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The New Dress | Summary and Analysis

Summary and Analysis of The New Dress by Virginia Woolf

The New Dress by Virginia Woolf is a short story written in the third person, focusing on the main character, Mabel. Though the narrator is unnamed, the readers are able to see directly into Mabel’s line of thought. Her mindset is described through clever analogies and narrations, and minute dialogues and interactions also lead us to understand her character. Woolf uses imagery, symbolism and imagery to draw the readers in. Further, there is the apt use of comparison and analogy. The various flashbacks Mabel has- thinking back to her family, as well as her time in Miss Millan’s shop getting her dress fitted, provides an interesting contrast between her feelings in the past and in the present moment. The main themes of this story are social class, loneliness, poverty, and insecurity.

The New Dress | Summary

The story begins with a forty-year-old woman named Mabel arriving at a party and removing her cloak. She has an ominous feeling that something is not quite right. She hurries to a quiet corner and checks the mirror, only to feel extremely dissatisfied by her appearance. She immediately feels insecure, imagining that the others at the party are eyeing her with contempt. She feels inferior and shabby as she thinks about her dress and her house in comparison to everyone else.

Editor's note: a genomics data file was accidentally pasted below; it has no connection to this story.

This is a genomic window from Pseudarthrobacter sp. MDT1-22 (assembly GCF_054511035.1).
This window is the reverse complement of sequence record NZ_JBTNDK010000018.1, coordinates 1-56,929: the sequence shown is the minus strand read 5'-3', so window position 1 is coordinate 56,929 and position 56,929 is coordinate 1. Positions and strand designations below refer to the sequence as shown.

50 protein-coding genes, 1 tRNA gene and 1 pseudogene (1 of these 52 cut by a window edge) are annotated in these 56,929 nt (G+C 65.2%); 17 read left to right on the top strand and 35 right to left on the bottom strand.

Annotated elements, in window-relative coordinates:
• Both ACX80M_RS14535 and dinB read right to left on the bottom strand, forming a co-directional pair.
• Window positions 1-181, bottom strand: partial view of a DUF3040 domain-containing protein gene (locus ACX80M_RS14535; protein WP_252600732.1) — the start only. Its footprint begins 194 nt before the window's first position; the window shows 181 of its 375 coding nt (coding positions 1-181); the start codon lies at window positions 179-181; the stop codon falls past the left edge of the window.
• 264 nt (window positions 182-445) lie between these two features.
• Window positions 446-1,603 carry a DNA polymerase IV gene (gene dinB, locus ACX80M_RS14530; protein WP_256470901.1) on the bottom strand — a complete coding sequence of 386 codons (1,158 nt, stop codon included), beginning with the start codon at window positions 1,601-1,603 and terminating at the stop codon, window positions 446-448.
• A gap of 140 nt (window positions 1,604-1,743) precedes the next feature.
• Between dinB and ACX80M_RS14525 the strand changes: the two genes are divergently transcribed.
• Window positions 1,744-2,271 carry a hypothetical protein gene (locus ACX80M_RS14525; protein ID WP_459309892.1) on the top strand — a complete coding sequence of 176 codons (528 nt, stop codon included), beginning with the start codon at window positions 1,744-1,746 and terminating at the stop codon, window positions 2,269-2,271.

When she first got the invitation, she knew she would not be able to afford anything particularly fancy. However, she decided to style herself in a unique manner from her mother’s old Paris fashion book. At the time, she was overflowing with self-love, but now she regrets it greatly and is unable to look at the mirror. The fashionable Rose Shaw tells Mabel she looks charming, but Mabel feels that she is being insincere. Mabel likens herself to a fly on the wall, watching the other flies- guests- at the party, and while she is a mere housefly, they are all dragonflies and butterflies.